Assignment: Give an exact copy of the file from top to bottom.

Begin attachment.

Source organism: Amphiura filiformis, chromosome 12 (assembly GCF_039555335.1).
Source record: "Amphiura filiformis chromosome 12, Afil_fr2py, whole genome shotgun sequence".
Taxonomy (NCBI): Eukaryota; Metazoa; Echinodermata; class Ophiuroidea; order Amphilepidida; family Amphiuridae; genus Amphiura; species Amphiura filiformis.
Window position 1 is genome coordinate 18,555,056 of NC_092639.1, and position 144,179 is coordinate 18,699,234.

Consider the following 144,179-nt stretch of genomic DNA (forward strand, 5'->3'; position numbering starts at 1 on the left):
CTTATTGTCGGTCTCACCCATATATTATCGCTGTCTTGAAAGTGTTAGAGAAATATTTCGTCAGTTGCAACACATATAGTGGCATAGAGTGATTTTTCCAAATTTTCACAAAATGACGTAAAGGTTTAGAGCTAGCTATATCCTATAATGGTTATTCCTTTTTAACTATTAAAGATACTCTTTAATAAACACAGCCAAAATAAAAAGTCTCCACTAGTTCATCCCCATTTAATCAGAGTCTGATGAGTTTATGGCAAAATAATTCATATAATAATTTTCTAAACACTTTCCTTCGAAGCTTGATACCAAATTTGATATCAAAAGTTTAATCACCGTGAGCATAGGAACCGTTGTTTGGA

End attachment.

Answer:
Source organism: Amphiura filiformis, chromosome 12 (assembly GCF_039555335.1).
Source record: "Amphiura filiformis chromosome 12, Afil_fr2py, whole genome shotgun sequence".
Taxonomy (NCBI): Eukaryota; Metazoa; Echinodermata; class Ophiuroidea; order Amphilepidida; family Amphiuridae; genus Amphiura; species Amphiura filiformis.
Window position 1 is genome coordinate 18,555,056 of NC_092639.1, and position 144,179 is coordinate 18,699,234.

Consider the following 144,179-nt stretch of genomic DNA (forward strand, 5'->3'; position numbering starts at 1 on the left):
CTTATTGTCGGTCTCACCCATATATTATCGCTGTCTTGAAAGTGTTAGAGAAATATTTCGTCAGTTGCAACACATATAGTGGCATAGAGTGATTTTTCCAAATTTTCACAAAATGACGTAAAGGTTTAGAGCTAGCTATATCCTATAATGGTTATTCCTTTTTAACTATTAAAGATACTCTTTAATAAACACAGCCAAAATAAAAAGTCTCCACTAGTTCATCCCCATTTAATCAGAGTCTGATGAGTTTATGGCAAAATAATTCATATAATAATTTTCTAAACACTTTCCTTCGAAGCTTGATACCAAATTTGATATCAAAAGTTTAATCACCGTGAGCATAGGAACCGTTGTTTGGA